Persistent Genital and Pelvic Pain after Childbirth

Sex and Couple Therapy Service, McGill University Health Center, Montreal, Quebec, Canada
Journal of Sexual Medicine (Impact Factor: 3.15). 12/2008; 6(1):215 - 221. DOI: 10.1111/j.1743-6109.2008.01063.x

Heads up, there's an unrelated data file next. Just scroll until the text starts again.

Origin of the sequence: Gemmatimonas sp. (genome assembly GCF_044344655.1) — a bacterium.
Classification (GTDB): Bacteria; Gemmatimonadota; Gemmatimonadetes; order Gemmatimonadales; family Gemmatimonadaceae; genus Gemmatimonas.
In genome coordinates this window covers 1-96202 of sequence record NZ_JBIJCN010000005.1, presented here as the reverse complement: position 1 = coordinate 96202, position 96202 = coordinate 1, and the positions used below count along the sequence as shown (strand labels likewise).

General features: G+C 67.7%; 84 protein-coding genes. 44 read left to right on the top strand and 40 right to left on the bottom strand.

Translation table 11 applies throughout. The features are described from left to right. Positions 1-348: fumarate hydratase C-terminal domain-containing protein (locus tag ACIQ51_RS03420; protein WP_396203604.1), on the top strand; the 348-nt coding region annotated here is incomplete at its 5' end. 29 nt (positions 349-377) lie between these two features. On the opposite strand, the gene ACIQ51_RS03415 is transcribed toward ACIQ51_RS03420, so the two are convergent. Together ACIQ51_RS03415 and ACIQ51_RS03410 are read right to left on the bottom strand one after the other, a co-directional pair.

Introduction. Although genital pain and pelvic pain are common and well-documented problems in the early postpartum period, little is known about their course. The few published studies of such pain beyond 1 year postpartum have focused primarily on the perineum and have not assessed pain onset. Aim. To investigate the prevalence and characteristics of all types of genital and pelvic pain in the second year postpartum, and to explore risk factors for their persistence. Methods. Over a 6-month period, a questionnaire on genital/pelvic pain, sociodemographic and childbirth variables, breastfeeding, and chronic pain history was mailed to patients of the collaborating obstetrician at 12 months postpartum. Main Outcome Measures. The prevalence, characteristics, and correlates of persistent genital/pelvic pain with postpartum onset. Results. Almost half of the 114 participants (82% response rate; M = 14 months postpartum) reported a current (18%) or resolved (26%) episode of genital or pelvic pain lasting 3 or more months. Just under one in 10 (9%) mothers continued to experience pain that had begun after they last gave birth. This pain was described at various locations (e.g., vaginal opening and pelvic area), as moderate in intensity and unpleasantness, and most often as burning, cutting, or radiating. Although it was triggered by both sexual and nonsexual activities, none of the mothers affected were receiving treatment. Univariate analyses revealed that only past diagnosis with a nongenital chronic pain condition (e.g., migraine headache) was significantly correlated with (i) any history of chronic genital/pelvic pain or (ii) the persistence of pregnancy- or postpartum-onset genital or pelvic pain. Conclusions. Postpartum genital and pelvic pain persists for longer than a year for a significant percentage of mothers. Women with a history of other chronic pain appear to be particularly vulnerable to developing persistent genital or pelvic pain.